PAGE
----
Note: The algorithm FIDE uses to calculate rankings is not a secret but it is quite confusing unless you’ve got a good head for algebra but in essence your rank is recalculated after every FIDE competition based on the opponents that you win, lose or draw with. Thus, technically it is possible for an unranked player to gain a very high-ranking quickly by beating high-ranked opposition. Once again, all this is typically for in-person tournaments and competitions and not so much for online chess.


Can I Get A FIDE Rating Online? And Is It Valid?

So, now that we have a firm understanding of FIDE ratings, we can look at our original question of “Can I get a FIDE rating online?” and the answer to that is yes, but only “sort of”.

FIDE will, as long as you become a subscriber to the My Fide Arena (which is relatively cost-effective at just 25 Euro a year in subscription fees), allow online players to qualify for FIDE Online Ratings this is not the same as the standard FIDE rating.

However, the My Fide Arena ratings are meant to be equivalent to the ratings gained offline and, in theory, if you play to a similar standard online – you ought to find that if you joined “real world” FIDE competitions you quickly achieved a similar ranking.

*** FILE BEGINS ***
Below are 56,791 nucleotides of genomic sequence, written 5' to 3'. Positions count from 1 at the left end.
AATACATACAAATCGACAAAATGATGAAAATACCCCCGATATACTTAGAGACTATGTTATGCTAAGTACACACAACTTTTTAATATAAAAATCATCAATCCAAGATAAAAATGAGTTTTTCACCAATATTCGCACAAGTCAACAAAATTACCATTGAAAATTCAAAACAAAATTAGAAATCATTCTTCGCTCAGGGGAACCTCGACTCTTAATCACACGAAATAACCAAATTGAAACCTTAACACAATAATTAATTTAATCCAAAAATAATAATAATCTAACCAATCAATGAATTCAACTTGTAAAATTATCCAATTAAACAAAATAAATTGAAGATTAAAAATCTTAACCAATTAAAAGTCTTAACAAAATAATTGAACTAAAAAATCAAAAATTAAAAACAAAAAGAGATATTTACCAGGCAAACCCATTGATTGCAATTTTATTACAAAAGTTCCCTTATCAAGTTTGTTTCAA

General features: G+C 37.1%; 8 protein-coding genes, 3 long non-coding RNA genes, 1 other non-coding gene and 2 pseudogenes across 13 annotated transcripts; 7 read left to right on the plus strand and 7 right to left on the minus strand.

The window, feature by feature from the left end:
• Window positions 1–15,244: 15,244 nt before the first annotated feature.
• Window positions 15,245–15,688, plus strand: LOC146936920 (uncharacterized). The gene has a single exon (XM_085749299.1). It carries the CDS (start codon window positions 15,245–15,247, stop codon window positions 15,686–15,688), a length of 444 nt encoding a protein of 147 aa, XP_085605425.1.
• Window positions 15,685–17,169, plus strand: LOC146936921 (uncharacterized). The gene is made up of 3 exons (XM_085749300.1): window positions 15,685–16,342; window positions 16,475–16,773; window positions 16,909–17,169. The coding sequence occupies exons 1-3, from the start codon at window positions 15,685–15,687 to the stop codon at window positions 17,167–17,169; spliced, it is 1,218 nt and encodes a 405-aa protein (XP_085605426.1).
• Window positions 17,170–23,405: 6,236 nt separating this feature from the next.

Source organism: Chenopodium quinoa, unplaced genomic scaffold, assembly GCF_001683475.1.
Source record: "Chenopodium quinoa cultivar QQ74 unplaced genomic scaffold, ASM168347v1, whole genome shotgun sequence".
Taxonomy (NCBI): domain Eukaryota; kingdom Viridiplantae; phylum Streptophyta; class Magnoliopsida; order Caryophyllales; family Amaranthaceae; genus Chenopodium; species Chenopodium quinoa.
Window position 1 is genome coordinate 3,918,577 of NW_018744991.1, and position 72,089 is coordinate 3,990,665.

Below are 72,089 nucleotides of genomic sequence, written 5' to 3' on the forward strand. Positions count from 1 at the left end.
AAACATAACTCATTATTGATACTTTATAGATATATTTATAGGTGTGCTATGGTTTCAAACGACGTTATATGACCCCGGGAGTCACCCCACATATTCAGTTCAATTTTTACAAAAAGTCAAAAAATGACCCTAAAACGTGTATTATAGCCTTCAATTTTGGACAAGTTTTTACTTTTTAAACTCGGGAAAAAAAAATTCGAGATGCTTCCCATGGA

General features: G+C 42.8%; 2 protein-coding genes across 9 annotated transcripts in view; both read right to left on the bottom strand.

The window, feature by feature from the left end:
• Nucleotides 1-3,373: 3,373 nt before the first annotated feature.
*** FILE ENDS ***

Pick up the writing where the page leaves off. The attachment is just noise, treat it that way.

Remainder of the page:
Check it out at arena.myfide.net

My Fide Arena Has Some Nice Features

The My Fide Arena isn’t just a mean for FIDE to extract some extra cash from the legions of online chess players. It is also designed to ensure that players cannot cheat, and it uses full on anti-cheat software for this purpose.

It also provides a means for playing in competition against other players and helps you to quickly find your own ranking.

There is even a Worldchess Online All-Time Champion award, which is (at the time of going to press) held by the Russian player 32-year-old Alexander Mukhin who has played 336 games, won 260 of them (a win rate of 78%), drawn 13 (4%) and lost 62 games (just 19%).

There are some other nice features of the My Fide Arena too including a full game-analysis suite that allows you to rip apart your games and see what went wrong and even to retry certain parts of a game with a computer opponent! Used carefully you will find that this can really help your chess improve.

There is a lobby system for finding regular games too (which do count for your FIDE online rating) that allows you to set time restrictions, choose the type of game that you will play and filter by the rating of your potential opponents – ensuring that you can find players that you will truly learn your craft when you play them.

FIDE online rating - ChessPulse.com
The online FIDE website – ChessPulse.com